Ask the Author: Phil Stamper (As Far As You’ll Take Me)
What is your book about?
In As Far As You’ll Take Me, seventeen-year-old Marty moves to London to follow his dreams of being a professional oboist. Along the way, he grapples with his anxiety, finds friends who quickly become family, and falls in love for the first time…with the wrong boy.
What was your favorite scene or part of your book to write?
Generally speaking, I loved writing all of the European travels into the book. There’s such a sense of place in As Far As You’ll Take Me, and I really enjoyed giving readers a snapshot of London, Cardiff, Brighton, Florence, and so on throughout the book.
But there’s one scene I wrote much later—probably the last scene I ever wrote during edits—that became my personal favorite, and it has nothing to do with travel! In this scene, Marty slowly pieces together his oboe in a practice room at the Academy, and as he starts to play, we learn that for as much as he struggles with organized religion due to his upbringing, music has essentially become his religion. It’s a really sweet moment, and one of the first ones where we fully see Marty in his element. I think all of the musical scenes are really sweet, but this one will always mean the most to me!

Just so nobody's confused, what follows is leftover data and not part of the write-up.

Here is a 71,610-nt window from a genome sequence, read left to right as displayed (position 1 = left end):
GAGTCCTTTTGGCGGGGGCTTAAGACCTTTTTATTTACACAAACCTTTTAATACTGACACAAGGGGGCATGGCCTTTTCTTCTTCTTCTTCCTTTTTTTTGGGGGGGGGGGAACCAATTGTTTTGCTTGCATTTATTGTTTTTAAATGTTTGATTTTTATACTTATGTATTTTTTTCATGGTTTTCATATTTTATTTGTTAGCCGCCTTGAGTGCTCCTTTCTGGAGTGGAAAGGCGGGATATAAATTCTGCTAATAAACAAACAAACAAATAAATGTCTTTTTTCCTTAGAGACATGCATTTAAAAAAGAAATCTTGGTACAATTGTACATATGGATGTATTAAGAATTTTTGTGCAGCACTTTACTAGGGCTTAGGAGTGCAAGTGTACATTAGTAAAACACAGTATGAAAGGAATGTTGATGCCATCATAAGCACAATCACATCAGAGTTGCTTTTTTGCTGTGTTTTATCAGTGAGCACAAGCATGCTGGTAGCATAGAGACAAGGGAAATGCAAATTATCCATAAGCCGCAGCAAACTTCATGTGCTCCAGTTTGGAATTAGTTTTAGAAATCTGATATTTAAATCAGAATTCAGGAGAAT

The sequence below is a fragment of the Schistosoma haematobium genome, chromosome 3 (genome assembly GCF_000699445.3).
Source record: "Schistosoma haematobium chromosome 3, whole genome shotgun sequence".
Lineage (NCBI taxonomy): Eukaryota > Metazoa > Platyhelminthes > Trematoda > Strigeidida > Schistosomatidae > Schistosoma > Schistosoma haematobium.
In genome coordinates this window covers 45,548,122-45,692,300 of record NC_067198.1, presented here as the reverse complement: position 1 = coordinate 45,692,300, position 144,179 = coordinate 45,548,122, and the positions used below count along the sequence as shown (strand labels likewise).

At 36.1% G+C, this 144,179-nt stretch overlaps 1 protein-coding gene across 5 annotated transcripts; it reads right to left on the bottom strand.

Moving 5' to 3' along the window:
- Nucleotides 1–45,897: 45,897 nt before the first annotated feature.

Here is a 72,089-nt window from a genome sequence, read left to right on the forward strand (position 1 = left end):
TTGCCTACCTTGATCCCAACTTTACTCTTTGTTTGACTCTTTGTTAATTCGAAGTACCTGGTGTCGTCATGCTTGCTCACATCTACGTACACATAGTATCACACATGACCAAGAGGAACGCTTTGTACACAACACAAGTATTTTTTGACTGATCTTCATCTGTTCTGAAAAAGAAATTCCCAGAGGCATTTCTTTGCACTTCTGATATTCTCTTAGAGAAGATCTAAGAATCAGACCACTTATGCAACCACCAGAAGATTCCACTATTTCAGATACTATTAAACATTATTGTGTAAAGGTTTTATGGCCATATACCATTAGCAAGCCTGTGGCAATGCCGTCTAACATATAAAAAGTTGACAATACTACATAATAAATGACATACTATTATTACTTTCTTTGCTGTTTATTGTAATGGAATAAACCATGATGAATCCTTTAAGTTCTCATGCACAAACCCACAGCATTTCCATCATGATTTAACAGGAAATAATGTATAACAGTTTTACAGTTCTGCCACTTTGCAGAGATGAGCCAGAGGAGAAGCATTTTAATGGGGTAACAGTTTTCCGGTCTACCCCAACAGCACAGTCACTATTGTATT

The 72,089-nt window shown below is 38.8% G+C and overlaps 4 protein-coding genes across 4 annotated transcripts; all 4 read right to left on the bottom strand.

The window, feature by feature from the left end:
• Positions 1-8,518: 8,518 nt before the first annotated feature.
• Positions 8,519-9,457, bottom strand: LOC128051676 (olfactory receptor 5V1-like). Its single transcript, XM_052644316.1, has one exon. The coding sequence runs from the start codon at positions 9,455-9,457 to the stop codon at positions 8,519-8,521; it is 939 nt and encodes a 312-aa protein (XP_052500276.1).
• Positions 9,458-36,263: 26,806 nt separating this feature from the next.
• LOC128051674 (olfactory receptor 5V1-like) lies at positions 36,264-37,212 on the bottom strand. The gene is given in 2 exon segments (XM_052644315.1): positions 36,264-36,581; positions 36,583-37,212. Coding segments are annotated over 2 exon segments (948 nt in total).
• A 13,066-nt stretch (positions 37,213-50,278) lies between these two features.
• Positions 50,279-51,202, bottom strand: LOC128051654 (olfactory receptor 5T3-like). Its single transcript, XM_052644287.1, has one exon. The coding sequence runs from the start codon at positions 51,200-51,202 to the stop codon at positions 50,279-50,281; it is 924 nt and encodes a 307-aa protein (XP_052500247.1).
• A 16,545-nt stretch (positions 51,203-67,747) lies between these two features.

What has been your inspiration for writing it?
I took a lot of inspiration from my own life, which is why it’s such a personal story to me. As a queer teen, I always felt like I needed to escape my conservative rural village, and I was able to do that in college, studying music, falling into a group of wonderful and accepting friends who became family.
But even though I could finally be myself for the first time, I really had to come to terms with my anxiety, I fell in love with the wrong guys, and I struggled with a ton of body image issues. I lived in London for a while, which is what inspired the setting. So, putting all of that together, I was able to fictionalize a lot of my own experiences and bring them into the dazzling environment in London and across various European travels.